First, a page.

Generally, hate speech is “any form of expression through which speakers intend to vilify, humiliate, and incite hatred against a group or class of persons.” While it seems illogical to protect speech that intends to “vilify, humiliate, or incite hatred,” the bigger picture ensconces democracy’s grandest measure: to protect that which makes our country different from most countries in the world, the First Amendment. Grounded in the First Amendment, free speech is that universal principle by which robust debate and the right of everyone to enter such discussions without fear of repercussion exist here whereas in other countries it does not.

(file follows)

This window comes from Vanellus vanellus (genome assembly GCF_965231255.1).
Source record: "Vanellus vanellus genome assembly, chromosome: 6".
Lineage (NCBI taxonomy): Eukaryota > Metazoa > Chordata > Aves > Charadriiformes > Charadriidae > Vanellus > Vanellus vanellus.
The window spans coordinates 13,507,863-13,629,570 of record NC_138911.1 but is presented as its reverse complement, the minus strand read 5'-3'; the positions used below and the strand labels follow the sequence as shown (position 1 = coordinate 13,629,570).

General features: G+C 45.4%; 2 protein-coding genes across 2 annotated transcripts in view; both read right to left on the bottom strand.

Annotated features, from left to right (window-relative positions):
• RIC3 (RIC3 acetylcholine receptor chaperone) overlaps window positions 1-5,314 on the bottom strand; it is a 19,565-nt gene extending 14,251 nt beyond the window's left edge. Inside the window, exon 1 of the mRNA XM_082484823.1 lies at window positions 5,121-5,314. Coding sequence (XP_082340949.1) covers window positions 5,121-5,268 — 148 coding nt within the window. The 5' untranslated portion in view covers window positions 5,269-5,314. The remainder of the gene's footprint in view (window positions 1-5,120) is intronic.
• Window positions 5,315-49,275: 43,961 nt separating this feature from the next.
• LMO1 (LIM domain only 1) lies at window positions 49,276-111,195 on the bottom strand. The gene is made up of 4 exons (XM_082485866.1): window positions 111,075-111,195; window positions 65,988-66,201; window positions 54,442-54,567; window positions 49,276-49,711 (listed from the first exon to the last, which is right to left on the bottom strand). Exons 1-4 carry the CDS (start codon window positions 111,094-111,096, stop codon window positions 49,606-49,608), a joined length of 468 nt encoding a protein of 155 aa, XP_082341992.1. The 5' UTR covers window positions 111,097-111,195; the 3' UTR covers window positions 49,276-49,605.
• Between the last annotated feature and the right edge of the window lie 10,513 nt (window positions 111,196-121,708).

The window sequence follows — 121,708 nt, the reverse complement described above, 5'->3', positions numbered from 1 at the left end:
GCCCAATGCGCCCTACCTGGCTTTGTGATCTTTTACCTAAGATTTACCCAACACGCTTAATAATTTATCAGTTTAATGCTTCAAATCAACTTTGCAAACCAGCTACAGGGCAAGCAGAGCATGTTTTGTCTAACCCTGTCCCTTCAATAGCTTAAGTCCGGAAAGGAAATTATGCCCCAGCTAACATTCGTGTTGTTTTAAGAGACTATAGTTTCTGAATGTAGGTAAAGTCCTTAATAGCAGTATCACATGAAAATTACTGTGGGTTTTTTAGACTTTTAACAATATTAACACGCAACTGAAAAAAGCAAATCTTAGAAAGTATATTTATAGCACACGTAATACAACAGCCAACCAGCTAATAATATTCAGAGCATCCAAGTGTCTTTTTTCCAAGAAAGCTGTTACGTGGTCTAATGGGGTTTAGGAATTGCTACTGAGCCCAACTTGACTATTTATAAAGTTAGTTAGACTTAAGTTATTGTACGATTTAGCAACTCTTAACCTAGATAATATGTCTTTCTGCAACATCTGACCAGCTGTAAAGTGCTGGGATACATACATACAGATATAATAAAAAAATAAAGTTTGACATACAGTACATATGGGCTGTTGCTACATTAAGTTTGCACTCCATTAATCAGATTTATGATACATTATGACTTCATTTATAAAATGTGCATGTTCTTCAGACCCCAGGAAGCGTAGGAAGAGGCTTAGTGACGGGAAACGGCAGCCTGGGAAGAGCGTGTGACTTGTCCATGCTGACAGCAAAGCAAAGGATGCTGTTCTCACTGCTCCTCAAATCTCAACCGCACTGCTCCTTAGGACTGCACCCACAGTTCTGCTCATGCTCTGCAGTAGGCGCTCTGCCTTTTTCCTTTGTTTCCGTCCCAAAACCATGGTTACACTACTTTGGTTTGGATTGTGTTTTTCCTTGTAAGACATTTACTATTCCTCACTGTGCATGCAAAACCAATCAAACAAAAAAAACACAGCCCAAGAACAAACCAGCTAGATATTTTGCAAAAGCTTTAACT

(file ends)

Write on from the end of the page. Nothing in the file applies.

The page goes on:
For librarians, freedom of speech is integrated into our collection through free access to all materials and within the building through a diversity of programs like the Drag Queen Story Hour, both of which are defended by intellectual freedom guiding principles laid out by the American Library Association. All librarians must be familiar with these principles: the Library Bill of Rights and the Freedom to Read Statement.
The American Library Association has offered guidelines about hate speech. According to the ALA, “hate speech stops being just speech and becomes conduct when it targets a particular individual and includes behavior that interferes with a patron’s ability to use the library.” While, at the very least, identifying hateful speech or behavior can be difficult especially with the prevalence of social media, as guardians of intellectual freedom, we must not run and hide from it.